John S. Perez, a former Isleton mayor and businessman who was a leader in efforts to revitalize the sleepy Delta town, died Friday after a stroke, his family said. He was 85.
Mr. Perez championed development in Isleton while preserving the community’s roots as a settlement for Chinese railroad workers. He was active in civic improvements as a business leader, two-time mayor and longtime volunteer in the waterfront town of about 800 people on the Sacramento River.
First elected to the City Council from 1980 to 1984, he served a term as mayor and supported establishment of a utility district to beautify downtown by putting utility lines underground and upgrading sidewalks, sewers, lighting and other infrastructure. He was re-elected in 1996, served another term as mayor and supported a crackdown on absentee landlords and business incentives to rejuvenate Main Street.
Mr. Perez was instrumental in acquiring riverfront property and building a municipal boat dock on the Sacramento River. He supported construction of a public memorial for Chinese laborers and led efforts to protect buildings from decay in the historic Chinatown district on Main Street.
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“I’d like to see Isleton be the best city in the Delta,” he told The Sacramento Bee in 1998.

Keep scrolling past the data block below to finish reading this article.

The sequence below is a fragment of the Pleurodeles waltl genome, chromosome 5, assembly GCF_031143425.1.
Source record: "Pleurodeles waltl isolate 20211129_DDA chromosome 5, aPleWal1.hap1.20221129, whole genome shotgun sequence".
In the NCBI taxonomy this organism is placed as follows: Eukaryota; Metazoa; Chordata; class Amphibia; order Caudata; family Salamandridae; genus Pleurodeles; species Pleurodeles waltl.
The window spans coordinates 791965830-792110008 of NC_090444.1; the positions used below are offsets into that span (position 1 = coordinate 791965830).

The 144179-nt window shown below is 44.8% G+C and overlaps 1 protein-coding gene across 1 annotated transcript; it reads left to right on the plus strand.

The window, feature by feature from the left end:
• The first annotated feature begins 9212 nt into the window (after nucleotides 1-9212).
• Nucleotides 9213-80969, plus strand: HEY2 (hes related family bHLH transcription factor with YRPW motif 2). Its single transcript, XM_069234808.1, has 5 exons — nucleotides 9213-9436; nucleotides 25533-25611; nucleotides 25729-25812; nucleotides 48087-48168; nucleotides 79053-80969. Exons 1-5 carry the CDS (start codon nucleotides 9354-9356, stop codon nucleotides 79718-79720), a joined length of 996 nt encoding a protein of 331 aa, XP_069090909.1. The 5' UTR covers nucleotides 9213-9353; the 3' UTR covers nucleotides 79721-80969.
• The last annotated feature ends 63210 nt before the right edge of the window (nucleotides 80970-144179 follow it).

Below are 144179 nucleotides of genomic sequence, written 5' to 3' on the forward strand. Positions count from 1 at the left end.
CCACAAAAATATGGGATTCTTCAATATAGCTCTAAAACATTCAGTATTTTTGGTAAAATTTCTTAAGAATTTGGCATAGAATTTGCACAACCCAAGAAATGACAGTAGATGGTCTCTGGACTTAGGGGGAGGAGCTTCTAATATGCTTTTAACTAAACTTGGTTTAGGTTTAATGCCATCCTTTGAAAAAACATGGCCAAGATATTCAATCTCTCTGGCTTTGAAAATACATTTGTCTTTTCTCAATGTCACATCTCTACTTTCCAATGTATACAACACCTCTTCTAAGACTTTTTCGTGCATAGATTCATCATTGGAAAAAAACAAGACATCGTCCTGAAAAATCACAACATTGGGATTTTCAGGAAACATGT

A former tomato farmer, Mr. Perez opened a successful real estate office on Main Street and owned a laundromat and storage building with his brothers. He was a hands-on leader in the Isleton Lions Club who ran the fireworks booth for the Fourth of July and led a committee that awarded local scholarships.
He raised money for many practical services, from classroom dictionaries and computers for students to optical care and eyeglasses for needy residents. The Lions Club honored him six months ago with a lifetime membership.
“He was always very supportive of helping people in the community,” Lions member Cheryle Apple said. “He did so much for Isleton.”
The son of a Mexican immigrant, John Salvador Perez was born June 20, 1928, in Stockton. One of 11 children born to farmers, he grew up working in tomato fields and later owned a tomato harvesting business with his brothers. He graduated from Rio Vista High School and served in Army artillery units in the Korean War.
A longtime Isleton resident, he was a practical businessman and forward-thinking public servant who was committed to “making Isleton a good town that functioned well,” said his son Joseph Anthony.
Mr. Perez was a diehard San Francisco 49ers fan and a devoted husband and patriarch who enjoyed visiting relatives in Mexico, spending time with his grandchildren and attending annual family reunions. He stressed the importance of education and was proud that all of his children attended college.
“He was an advocate of learning all his life,” his son said.
Mr. Perez is survived by his wife of 55 years, Consuelo; two sons, Joseph Anthony and John Manuel; two daughters, Consuelo Johnson and Ana Maria Kilpatrick; four brothers, Joe, Robert, Frank and Danny; 10 grandchildren; and two great-grandchildren.
A funeral is set for 11 a.m. April 10 at St. Therese Church, 100 Fourth St., Isleton. Donations may be made out to the John S. Perez Memorial Scholarship Fund and mailed to Joseph Anthony Perez, 225 Camino la Madera, Camarillo, CA 93010.